Per the Location Field Style Guide section in the Location Fields Help Page, full place names should be used for everything but country. Country can be abbreviated (tho I still usually use the full country name).

Same here, Rick. Full names for country for me.

NZ ? Is that Northern Arizona? laugh

Just a bit further south west and across the Pacific, Bill.
I have the same problem when the country is not included for New Zealand and Australia. Have to look up town, etc., when I'm doing comparisons.
People from all countries are guilty of the same thing, Shirley. I live close to Richmond, Tasman, New Zealand. There are many Richmond's worldwide. Therefore putting in the state and country is vital. (I always write New Zealand in full and fix NZ when I see it.) All contributors need to remember the world is larger than their own back yard.
Short postal-type abbreviations such as CA, BC, WA, ON, NZ, NSW, SA, SC, MD, MA, and ME definitely should be avoided universally. Not only are they unrecognizable to people from distant places, but they can be ambiguous (examples of ambiguity: CA can be Canada or California, WA can be Washington or Western Australia).

I think that UK and USA have been treated as acceptable exceptions, but in my opinion it is also best to spell those out. DC is another exception, but only when used in the context of "Washington, DC, United States."
I agree, Ellen! Even my Google search using "Ontario CA" results in links to the California city instead of the Canadian province.
That's a hoot!

When I search for Ontario CA, I also get the place in California. But if I search for ON CA, I get Ontario, Canada.
United Kingdom of Great Britain and Northern Ireland is a bit of a mouthful. I'll stick with England etc.
Yes, "United Kingdom" is plenty long enough...
+8 votes
As Rick says, United States is considered an error and will be removed from all pre-1776 dates.

I personally don't like your America and would remove it if I saw it.  If you really need something which is accepted as correct is to put the colony name (e.g. Massachusetts Bay Colony, Plymouth Colony, Colony of Connecticut) or what I would prefer as a term which is understandable now and was used then is "New England."  - Stamford, Fairfield County, Connecticut, New England.

Also, it may be a good idea to get in the habit of writing out the word "County" in county names.  A majority of counties the US have towns of the same name somewhere in them.  I suspect this may become an error in the future to leave it out.
by Joe Cochoit G2G6 Pilot (224k points)
it's worse than Joe suggests.

In some US states, there are counties and cities with the same name in completely different parts of the state. I like to cite the example of Decatur County and the town of Decatur in Tennessee. The town of Decatur, Tennessee, is the county seat of Meigs County and is over 4 hours by car from Decatur County, Tennessee (where Decaturville is the county seat).
Joe - I am also a fan of writing out County. It may not be standard practice, but it does aid clarity, which is more important.
Joe/Ellen/Chase, I agree that adding County to the county location name helps to more specifically identify the location. We have similar problems here in Missouri, USA where the St. Louis City and County split apart in 1876, so that the city of St Louis was no longer within the county of St Louis. But many records since that date just state St Louis, Missouri without designating whether the "St Louis" refers to the county or the independent city (not located within the county). While they're in the same metro area, they are certainly different geo locations. So I definitely add County to the county name for location names when known.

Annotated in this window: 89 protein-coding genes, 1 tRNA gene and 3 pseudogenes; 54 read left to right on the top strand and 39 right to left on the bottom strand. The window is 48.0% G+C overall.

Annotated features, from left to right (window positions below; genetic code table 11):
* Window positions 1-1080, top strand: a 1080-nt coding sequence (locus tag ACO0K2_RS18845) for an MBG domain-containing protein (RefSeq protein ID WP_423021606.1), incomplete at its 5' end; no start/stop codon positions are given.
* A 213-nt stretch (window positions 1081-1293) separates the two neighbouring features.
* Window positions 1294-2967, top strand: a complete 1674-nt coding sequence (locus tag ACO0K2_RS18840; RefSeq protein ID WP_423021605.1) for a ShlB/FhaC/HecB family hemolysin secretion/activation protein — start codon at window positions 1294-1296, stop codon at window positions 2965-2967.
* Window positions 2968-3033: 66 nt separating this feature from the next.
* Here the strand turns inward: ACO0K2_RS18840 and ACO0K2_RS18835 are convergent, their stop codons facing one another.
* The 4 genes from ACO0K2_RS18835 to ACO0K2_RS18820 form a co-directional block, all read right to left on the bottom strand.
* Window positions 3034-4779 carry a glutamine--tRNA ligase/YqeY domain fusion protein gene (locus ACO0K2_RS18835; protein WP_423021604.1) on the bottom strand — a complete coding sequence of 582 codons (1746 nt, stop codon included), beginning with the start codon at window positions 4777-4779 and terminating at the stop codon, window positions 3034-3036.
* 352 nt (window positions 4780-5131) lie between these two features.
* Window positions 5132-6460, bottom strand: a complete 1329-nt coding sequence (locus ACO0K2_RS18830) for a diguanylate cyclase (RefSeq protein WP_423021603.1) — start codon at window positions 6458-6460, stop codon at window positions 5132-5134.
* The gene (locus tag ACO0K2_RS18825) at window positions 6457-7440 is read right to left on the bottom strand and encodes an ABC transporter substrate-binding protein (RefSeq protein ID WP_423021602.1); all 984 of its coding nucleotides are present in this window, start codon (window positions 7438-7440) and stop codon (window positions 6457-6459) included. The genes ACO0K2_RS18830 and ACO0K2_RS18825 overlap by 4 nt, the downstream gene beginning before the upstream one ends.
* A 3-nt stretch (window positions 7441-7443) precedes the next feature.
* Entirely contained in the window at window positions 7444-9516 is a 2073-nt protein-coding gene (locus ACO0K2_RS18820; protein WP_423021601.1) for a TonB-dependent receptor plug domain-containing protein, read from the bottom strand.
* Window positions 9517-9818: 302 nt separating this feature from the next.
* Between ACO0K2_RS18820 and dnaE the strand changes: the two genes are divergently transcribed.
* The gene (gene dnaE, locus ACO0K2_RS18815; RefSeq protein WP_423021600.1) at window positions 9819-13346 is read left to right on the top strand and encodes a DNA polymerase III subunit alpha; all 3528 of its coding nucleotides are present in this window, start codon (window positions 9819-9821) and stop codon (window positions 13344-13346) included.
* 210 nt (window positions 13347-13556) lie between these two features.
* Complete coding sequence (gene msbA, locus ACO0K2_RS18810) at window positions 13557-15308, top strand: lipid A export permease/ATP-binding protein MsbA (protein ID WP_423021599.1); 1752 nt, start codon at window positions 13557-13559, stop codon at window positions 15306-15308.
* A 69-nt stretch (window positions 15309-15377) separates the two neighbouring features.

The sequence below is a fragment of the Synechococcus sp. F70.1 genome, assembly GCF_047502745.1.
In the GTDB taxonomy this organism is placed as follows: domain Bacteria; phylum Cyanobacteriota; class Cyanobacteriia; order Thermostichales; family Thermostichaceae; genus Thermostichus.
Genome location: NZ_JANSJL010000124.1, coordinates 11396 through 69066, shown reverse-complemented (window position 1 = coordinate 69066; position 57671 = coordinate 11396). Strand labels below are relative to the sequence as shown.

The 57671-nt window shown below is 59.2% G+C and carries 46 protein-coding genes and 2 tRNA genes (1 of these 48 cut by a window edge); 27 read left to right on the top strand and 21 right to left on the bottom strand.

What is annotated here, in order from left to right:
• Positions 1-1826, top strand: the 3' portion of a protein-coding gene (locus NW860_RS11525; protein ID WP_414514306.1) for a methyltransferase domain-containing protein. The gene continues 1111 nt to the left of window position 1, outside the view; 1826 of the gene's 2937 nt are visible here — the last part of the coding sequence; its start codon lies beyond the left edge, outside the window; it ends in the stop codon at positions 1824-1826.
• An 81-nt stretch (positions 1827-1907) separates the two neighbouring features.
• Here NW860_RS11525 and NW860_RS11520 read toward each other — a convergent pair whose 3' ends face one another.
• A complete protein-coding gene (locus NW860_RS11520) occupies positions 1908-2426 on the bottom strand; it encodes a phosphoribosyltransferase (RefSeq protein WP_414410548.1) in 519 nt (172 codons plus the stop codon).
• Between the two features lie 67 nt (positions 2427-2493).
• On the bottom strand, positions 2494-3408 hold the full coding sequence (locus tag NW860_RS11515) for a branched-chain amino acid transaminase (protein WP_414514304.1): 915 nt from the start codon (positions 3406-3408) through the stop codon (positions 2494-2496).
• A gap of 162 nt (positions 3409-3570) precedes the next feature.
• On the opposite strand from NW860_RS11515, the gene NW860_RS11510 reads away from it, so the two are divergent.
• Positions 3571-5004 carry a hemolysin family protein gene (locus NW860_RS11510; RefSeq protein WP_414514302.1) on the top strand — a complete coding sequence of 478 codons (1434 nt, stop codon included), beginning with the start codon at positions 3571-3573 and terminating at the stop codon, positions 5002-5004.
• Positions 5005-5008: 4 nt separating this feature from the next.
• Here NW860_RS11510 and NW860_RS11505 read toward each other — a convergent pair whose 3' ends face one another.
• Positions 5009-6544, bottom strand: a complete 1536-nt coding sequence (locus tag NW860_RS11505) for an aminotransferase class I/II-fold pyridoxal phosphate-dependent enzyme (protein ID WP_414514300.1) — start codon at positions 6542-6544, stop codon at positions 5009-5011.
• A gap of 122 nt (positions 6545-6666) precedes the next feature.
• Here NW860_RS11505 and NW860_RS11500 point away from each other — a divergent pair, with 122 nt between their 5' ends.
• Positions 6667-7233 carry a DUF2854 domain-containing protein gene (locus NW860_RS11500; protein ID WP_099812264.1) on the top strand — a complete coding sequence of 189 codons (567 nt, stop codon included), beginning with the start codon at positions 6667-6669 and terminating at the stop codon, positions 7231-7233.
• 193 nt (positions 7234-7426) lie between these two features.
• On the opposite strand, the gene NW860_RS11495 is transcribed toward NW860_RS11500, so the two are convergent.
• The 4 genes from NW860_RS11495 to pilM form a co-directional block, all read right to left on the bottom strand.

Another name I've seen for pre-Rev War New England is British Colonial America.

I kinda disagree about adding "county": designators are not properly part of placenames. You can use the locational heirarchy to disambiguate: New York, New York, United States is the city, while New York, United States is the state. Granted, this breaks down in special cases like St. Louis, and one doesn't necessarily want to just ignore the jurisdictional details (i.e. use St. Louis, St. Louis, Missouri for a post-1876 event), because the jurisdiction can determine where one should look for records. There is no perfect answer, I guess.
Please use what was on the records at the time.  I frequently see "New England" on 17th century documents (wills and land deeds for example). Sometimes I see Massachusetts Bay Colony. I have never ever seen "British Colonial America" on records from the time period.

Because data doctors typically are not familiar with era records, they are more likely to remove the incorrect info (pre 1776 USA) and not replace it with what was appropriate for the time period. It's up to those of us most familiar with the records to come along behind the data doctors and fill in the blanks correctly.
J Palotay:  The word County is a proper part of the name in the US.  Only in genealogy is it commonly left off; this is the result I believe of early gedcom and database coding which made it easier on the coding guys and conserved computer memory.  I can't refer to a US county when speaking without using the name - it would just sound wrong.